Sometimes your partner will feel misunderstood or hurt by you, whether or not you meant it. Face it; there are arguments between most couples where mean things get said. Being able to assure your partner you didn't intend to, and are sorry you did something to hurt them is crucial.  It's even more vital to offer them your assurance you will work to make sure it doesn't keep happening. Letting your partner know you are willing to work with them frees your partner to be more open and flexible with you. Repairing damage done in past arguments is a great way to head off future ones. 

Noticing when your partner seems upset and defensive, asking why and letting them know you are not judging them are peacekeeping habits all couples need. You may not always understand your partner, but your willingness to learn how they feel and what's important to them will make it easier.


5. Offer and ask for equal regard

One person, one vote. It works in democracies and relationships. There will be times when one or both of you want something the other doesn't.  Neither of you should have to justify feeling or wanting something. You still have to take the other person into account. Successful couples are equal partners who treat their partner's interests like their own. That contract is part of what makes it safe, and desirable to be part of a couple. 

Winning at your parter's expense is one of the surest, most short-sighted ways to lose them.  If you want you partner to care about what's important to you, you must offer them the same care and concern. People fail at relationships when they fail to treat their partners as equals. When you can demonstrate to your partner you will act in good faith and ask the same of them you are on the way to a successful long-term relationship. 


6. Stand up for yourself without making a big deal about having to

While the first five habits are important, #6 is essential. Giving up on something that's important to you, or worse, blaming your partner for being difficult will erode your relationship. Learning to stand up for yourself gracefully will vaccinate it, and you. Skillful people will stand for what they believe in without making their partner wrong.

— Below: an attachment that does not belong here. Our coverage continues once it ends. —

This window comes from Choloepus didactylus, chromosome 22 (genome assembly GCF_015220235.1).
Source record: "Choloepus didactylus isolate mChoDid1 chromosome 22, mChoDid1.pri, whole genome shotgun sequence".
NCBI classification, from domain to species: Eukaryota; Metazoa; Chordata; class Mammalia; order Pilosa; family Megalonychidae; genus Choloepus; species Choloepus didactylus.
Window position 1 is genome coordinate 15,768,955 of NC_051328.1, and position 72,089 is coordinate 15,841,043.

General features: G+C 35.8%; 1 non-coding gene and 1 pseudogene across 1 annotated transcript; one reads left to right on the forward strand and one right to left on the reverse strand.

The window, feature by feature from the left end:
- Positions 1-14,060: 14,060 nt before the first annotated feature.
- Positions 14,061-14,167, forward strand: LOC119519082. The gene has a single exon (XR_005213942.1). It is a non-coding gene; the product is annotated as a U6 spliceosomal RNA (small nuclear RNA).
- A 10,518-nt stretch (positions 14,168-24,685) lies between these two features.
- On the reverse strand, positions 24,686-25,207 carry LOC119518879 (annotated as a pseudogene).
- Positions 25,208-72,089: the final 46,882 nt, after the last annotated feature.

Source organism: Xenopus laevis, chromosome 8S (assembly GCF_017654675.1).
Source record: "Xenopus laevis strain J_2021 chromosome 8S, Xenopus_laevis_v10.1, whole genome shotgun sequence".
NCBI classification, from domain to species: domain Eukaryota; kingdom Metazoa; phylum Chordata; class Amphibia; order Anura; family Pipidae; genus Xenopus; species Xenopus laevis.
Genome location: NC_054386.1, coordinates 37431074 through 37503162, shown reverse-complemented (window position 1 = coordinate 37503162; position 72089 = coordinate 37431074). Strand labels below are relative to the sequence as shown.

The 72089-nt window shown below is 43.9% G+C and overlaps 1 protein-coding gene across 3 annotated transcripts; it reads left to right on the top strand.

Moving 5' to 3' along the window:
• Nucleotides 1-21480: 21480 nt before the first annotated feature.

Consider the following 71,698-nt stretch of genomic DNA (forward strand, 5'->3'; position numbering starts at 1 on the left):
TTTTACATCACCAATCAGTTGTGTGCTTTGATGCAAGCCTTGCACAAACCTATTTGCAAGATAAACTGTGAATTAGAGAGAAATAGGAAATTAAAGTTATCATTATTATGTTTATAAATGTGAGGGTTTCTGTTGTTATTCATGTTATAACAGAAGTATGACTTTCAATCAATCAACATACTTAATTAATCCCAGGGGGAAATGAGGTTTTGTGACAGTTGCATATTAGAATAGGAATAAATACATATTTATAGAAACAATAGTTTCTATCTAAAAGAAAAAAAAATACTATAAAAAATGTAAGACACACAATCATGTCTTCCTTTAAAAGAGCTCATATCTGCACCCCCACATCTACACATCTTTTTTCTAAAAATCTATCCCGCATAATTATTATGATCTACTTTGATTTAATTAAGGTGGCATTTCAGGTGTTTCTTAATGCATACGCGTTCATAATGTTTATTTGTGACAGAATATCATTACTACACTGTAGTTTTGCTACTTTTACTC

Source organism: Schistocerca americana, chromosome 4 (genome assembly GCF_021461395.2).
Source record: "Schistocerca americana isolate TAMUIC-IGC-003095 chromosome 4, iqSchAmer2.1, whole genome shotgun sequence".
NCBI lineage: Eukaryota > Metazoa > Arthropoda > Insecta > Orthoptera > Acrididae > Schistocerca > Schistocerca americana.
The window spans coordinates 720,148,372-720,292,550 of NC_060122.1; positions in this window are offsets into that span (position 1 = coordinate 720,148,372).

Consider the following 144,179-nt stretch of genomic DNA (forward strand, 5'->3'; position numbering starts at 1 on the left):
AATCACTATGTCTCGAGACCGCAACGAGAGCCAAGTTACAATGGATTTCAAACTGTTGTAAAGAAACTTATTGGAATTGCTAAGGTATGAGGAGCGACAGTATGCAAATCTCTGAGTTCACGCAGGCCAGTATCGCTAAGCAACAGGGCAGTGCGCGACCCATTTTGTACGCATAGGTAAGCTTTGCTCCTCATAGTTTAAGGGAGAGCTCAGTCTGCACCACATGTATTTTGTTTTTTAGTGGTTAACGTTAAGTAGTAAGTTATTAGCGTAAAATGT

When someone's needs go unmet, both parties contribute. Skillful partners take responsibility for themselves. They go back and resolve conflicts that are still bothering them, using the first five skills. They give their partner the benefit of the doubt, let them see what's at stake, ask them to work together. 

Only if their partner won't listen, work with, or take them seriously do they refuse to continue to do business as usual. Then inform their partner they need to distance from them temporarily. Taking distance is not done in anger. It is not a threat. It firmly and quietly refusing to stay in a situation where you don't think they are treating you as an equal. It is showing you are willing to be open and flexible with your partner when they are willing to do the same with you. It is letting them know you don't want distance yourself from them, but you must take care of yourself if they are not willing to work with you.

Refusing to back down while refusing to accept aggression shows that you are sincere about giving and receiving respect. This habit helps keep both people stay calm. It saves them from wasting time and effort trying to persuade, cajole or override each other. It provides their partner time to consider their point of view without feeling pressured. It works because it preserves your dignity and theirs.

In the next post, I will describe the friendship habits, which solidify and protect relationships.


*  Brent Atkinson, (author Developing Habits for Relationship Success)